Going by the stage name Snow, the lawman’s rendition, stage performance, lyrical content and whatever else of the song “Getting Old” moved the judges enough to award him with 402 points, enough to crown him this year’s champion.
But Snow’s task was not an easy one, as the 12 other performers he went up against were equally strong in most of the departments looked at by the judges.
He was followed in second place by Lily, the Teachers Union representative performing “Once is a Mistake” with 381 points. Lily edged-out her colleague from the same Union, Miss Tick with “No Remorse” by one point. No Remorse amassed 380 points to land in third place. The fourth place went to Junia Haynes with “You Lie” from Windward and Leeward Brewery.
Tuesday night was really a party night for the commercial houses, which came out in large numbers to support their respective champions.
Meanwhile, who ever said calypso in St. Lucia – that art form which is loaded with picong, serious social commentary and outright smart “attacks” on our politicians – is dead, better think again.
A few empty seats at some calypso tents and a decline in numbers of the same tents, as well as a decline in the numbers attending the Inter-Commercial House Calypso Competition over the years, are not indications whatsoever that this art form is dead. The art form, which has been embraced by St. Lucians as part of an extra-curricular educative tool that links both Caribbean music and history in an exciting creative format, is very much alive — and flourishing.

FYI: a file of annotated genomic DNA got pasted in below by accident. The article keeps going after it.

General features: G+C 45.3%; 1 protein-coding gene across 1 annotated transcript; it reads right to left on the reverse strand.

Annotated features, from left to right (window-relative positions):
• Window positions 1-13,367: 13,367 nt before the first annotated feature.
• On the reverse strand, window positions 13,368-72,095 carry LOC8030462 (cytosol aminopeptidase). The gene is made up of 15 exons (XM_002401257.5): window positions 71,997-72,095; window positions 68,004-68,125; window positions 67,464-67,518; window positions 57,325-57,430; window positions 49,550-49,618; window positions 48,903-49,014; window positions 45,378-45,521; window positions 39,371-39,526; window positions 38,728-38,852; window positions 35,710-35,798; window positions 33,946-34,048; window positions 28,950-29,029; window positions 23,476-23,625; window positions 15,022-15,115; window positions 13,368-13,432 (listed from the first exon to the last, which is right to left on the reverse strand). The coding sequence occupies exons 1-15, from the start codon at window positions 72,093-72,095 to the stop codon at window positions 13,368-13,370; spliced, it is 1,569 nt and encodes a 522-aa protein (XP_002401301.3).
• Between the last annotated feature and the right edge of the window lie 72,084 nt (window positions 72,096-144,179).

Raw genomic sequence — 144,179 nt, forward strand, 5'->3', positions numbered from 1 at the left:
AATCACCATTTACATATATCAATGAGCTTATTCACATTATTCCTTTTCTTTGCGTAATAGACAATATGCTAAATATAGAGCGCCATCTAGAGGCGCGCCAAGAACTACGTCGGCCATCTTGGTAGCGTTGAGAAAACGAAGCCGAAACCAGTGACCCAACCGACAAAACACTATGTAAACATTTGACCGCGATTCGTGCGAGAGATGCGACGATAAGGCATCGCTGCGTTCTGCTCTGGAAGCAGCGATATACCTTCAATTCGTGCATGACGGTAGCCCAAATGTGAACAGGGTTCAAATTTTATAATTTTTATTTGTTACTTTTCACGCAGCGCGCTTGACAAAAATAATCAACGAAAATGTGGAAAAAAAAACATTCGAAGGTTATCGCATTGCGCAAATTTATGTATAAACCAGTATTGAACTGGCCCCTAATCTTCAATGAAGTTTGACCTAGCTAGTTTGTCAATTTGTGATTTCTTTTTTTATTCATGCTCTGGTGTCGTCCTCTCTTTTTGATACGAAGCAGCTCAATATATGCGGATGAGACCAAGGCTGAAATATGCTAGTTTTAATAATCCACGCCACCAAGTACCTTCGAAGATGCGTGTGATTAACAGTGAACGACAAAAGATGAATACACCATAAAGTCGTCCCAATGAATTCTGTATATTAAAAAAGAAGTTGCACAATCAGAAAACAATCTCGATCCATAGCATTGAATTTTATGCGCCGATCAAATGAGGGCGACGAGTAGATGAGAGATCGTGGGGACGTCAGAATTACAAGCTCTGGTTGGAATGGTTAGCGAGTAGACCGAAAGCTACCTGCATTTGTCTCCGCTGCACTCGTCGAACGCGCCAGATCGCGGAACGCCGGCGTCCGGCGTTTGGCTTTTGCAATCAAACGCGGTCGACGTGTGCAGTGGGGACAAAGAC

The musical commentaries called calypsos when crafted to their finest form are truly works of art, masterful pieces that simply rock the very core of a human, bringing out the melody in him or her -sometimes unconsciously.
AS a fringe calypso show held during the annual calypso season, the Inter-Commercial House Competition continues to surprise, in terms of the numbers it generates, the support it receives and the quality of its commentaries.
From its introduction in 2002, this brainwave has had a telling impact on the season, rivalling the big calypso stage for brilliance in composition, crowd attendance, management efficiency, good times and general enjoyment by all.
Tuesday night’s show at the National Cultural Center (NCC) had all of the above and more.
Superbly arranged compositions that were beautifully articulated, delivered by men and women who conducted themselves brilliantly on stage were all on display at the NCC jam-packed with supporters who came out to support their business house.
While the numbers were not as high as in past years in terms of patrons, the NCC was still packed – while the number of participating calypsonians has dwindled.
Tuesday night’s event was not all that bad.
Here’s a look at the winners and how the show went down: